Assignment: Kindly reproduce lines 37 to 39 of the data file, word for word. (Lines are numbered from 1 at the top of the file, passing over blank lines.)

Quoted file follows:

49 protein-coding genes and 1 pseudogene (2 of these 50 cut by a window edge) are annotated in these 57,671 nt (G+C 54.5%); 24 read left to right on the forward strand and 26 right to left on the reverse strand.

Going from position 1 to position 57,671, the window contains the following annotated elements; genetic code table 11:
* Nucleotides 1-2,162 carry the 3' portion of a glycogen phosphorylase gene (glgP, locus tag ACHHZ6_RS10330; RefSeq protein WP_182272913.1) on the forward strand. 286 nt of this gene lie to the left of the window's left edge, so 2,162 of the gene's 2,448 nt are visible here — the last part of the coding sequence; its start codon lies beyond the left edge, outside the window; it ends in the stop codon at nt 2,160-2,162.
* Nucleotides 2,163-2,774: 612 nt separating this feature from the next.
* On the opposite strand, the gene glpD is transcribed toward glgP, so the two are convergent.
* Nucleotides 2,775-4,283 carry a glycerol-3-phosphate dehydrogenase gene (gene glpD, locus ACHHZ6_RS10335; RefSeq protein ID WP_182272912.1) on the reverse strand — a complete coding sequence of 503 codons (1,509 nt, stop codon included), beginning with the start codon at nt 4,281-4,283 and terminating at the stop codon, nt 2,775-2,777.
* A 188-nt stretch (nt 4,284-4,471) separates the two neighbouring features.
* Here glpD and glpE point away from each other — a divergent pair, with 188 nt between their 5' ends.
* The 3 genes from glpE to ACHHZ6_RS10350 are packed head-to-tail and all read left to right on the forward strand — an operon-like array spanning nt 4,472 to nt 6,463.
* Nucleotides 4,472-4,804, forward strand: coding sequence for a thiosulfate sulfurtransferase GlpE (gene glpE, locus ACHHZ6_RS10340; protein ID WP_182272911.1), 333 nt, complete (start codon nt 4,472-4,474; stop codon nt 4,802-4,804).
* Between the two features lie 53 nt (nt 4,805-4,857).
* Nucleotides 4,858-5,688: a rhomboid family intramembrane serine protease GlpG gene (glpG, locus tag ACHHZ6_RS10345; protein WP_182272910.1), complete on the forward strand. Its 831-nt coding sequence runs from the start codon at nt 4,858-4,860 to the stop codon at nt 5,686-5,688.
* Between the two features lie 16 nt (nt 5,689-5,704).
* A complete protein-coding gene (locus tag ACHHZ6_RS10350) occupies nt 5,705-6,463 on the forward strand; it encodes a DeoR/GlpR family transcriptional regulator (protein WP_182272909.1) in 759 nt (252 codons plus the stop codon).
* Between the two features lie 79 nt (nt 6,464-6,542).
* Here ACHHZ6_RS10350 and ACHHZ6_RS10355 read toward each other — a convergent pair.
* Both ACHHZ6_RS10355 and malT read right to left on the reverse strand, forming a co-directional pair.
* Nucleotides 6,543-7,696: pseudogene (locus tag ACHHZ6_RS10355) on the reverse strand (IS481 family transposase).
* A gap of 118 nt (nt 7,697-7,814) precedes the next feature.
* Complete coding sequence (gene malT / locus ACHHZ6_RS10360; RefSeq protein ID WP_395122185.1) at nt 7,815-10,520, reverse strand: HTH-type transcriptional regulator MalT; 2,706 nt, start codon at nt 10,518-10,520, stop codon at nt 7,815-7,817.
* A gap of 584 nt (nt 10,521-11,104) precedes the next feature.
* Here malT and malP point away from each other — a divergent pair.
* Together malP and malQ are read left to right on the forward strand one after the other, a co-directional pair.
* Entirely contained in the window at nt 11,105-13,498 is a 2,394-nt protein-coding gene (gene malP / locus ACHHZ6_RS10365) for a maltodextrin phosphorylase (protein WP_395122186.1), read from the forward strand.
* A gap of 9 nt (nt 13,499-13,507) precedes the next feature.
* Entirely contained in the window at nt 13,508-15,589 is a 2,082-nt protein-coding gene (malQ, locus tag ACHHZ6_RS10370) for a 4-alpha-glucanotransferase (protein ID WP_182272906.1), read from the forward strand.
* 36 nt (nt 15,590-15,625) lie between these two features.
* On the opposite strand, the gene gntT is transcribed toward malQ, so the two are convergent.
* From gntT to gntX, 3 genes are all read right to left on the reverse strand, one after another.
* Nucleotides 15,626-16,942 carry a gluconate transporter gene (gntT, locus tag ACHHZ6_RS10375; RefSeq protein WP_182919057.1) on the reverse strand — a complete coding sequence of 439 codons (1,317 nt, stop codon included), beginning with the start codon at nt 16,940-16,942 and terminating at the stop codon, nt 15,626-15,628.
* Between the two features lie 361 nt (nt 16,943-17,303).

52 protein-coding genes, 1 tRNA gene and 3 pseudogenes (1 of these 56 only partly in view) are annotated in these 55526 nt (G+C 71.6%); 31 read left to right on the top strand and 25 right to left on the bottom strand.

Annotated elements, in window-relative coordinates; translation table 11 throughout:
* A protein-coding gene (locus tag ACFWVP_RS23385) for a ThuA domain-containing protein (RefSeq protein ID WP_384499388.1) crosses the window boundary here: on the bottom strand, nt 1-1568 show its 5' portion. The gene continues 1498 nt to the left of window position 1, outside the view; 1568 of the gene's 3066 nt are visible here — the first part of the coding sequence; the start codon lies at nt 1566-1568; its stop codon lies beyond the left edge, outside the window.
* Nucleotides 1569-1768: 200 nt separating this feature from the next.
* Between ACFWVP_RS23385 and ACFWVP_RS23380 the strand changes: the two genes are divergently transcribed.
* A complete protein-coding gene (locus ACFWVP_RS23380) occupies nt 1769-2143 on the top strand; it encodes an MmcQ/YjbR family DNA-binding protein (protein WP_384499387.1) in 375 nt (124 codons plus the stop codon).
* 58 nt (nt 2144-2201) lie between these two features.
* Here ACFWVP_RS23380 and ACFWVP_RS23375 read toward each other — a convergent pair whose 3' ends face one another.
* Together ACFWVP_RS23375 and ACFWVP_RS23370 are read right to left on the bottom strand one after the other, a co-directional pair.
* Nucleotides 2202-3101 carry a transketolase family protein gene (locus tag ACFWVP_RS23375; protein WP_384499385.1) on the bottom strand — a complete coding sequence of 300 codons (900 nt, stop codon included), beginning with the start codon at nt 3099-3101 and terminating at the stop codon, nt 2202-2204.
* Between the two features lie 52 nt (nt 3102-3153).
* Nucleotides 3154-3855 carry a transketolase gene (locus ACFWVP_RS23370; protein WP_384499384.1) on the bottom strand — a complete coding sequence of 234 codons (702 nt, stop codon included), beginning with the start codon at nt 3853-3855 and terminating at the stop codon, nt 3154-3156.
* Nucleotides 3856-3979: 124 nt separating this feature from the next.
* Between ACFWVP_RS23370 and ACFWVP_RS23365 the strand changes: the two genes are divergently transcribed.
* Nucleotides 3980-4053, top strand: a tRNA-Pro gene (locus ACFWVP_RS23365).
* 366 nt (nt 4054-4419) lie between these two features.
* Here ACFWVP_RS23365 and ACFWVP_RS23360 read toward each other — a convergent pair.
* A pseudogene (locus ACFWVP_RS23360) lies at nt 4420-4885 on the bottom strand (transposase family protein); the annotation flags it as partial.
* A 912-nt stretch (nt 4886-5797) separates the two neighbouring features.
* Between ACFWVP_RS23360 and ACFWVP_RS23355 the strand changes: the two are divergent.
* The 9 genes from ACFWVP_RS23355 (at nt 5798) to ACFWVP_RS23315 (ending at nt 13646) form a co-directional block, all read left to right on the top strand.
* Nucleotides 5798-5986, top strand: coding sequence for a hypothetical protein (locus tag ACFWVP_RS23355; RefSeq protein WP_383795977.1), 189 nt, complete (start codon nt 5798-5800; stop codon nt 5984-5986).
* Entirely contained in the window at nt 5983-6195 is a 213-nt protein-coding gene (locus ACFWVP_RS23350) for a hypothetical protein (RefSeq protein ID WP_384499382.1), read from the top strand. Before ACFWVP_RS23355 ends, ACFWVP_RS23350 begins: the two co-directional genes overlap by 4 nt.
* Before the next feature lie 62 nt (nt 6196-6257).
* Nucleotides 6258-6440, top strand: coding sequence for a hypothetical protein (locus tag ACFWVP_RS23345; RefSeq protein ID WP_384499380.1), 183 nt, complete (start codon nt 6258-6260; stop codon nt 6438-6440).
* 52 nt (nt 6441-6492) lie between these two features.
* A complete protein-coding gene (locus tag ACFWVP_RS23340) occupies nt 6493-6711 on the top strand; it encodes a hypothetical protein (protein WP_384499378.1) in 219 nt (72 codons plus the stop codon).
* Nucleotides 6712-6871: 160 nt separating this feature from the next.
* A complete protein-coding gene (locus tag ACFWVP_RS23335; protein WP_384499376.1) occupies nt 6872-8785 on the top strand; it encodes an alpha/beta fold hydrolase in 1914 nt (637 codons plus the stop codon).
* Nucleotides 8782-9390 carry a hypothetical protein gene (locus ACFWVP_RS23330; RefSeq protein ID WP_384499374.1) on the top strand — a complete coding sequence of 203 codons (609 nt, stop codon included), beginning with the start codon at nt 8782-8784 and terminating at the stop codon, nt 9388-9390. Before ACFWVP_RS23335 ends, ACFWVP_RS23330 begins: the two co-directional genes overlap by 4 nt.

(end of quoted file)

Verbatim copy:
* A complete protein-coding gene (locus ACFWVP_RS23380) occupies nt 1769-2143 on the top strand; it encodes an MmcQ/YjbR family DNA-binding protein (protein WP_384499387.1) in 375 nt (124 codons plus the stop codon).
* 58 nt (nt 2144-2201) lie between these two features.
* Here ACFWVP_RS23380 and ACFWVP_RS23375 read toward each other — a convergent pair whose 3' ends face one another.